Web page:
OS/OS: Why do you think your audience has grown as quickly as it has? What are you responding to that others haven't?

SK: We have consciously unsubscribed from neutrality – because you cannot be neutral when you talk about human rights – - which allows us to bring warmth, wit and nuance into critical discussions about human rights, justice and collective liberation. We use pop culture, nostalgia for Millennials and Gen Z and trends to bring humour and relevance to what we’re talking about.

We take a community approach to the work we do. While we aren’t experts on the issues we talk about, we are expert compassionate communicators. So we leverage our community to find leaders, people with lived experiences, experts, etc to support our work, do instagram LIVES with us, and collaborate with. We also believe in community over competition - so we amplify other creators or leaders with smaller followings than us because when we rise we want to lift others too.

OS/OS: What have you learned over the course of this work? (you can include mistakes you've learned from -- and what you've done/changed as a result -- or what you've learned from your audiences)

SK: I have a long list of mistakes I've made and lessons learnt on my phones Notes app. The lesson that’s made the biggest impact on us is: just because an issue is sticky or uncomfortable to tackle, doesn’t mean it shouldn’t be discussed.

OS/OS: What issues seem to be resonating most with your audiences?

SK: Indigenous justice, dismantling white supremacy, far right radicalization -and how to combat it, and the future of work

OS/OS: Do you see the On Canada Project as popular education – building and promoting civic and social literacy and engagement?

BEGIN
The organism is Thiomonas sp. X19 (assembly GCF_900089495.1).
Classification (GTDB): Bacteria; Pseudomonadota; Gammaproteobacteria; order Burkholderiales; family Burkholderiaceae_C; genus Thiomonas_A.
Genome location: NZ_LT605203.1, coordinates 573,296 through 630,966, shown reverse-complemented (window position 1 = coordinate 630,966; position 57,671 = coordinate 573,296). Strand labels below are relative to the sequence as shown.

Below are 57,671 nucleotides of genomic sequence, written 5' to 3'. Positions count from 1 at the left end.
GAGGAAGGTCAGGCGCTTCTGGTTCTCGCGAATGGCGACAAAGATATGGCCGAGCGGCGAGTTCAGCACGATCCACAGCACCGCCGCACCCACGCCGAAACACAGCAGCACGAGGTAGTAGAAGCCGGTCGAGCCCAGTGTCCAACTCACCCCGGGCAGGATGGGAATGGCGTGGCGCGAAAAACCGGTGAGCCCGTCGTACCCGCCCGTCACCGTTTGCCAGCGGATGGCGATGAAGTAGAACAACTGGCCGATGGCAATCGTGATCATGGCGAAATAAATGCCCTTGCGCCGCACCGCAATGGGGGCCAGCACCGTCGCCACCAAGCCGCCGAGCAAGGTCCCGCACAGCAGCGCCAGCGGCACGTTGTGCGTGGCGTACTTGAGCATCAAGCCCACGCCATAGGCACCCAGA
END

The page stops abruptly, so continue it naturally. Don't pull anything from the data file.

SK: The On Canada Project has two major arms -- the social media content people see on our social media, and a consulting arm that is publicly launching in early 2023. Our consulting arm is paid work do, both off social media and on it and we’ve been really fortunate to have worked with a number of partners, including on one of our newest offerings, OCP LEARNS.

OS/OS: How do you see the On Canada Project evolving/growing?

SK: My business partner, Gina Uppal who joined OCP in June 2021, and I have an idea of where I want the On Canada Project to go: tv shows, documentaries, masterclass-like platform for bite-sized videos that allow you to unlearn, an annual summit and activations in between But more importantly, we know what we want the On Canada Project to represent.

We want people to unsubscribe from neutrality with us when discussing human rights. We want to normalize solidarity with communities people aren’t personally part of. We want people to stop thinking about the ways things have always been done and start coming up with innovative and inclusive solutions. And we want to do all of this while centring marginalized folks, co-creating with community and always remembering that our individual and organization unlearning journeys are ongoing too -- meaning there is always room for improvement, growth, knowing better and doing better.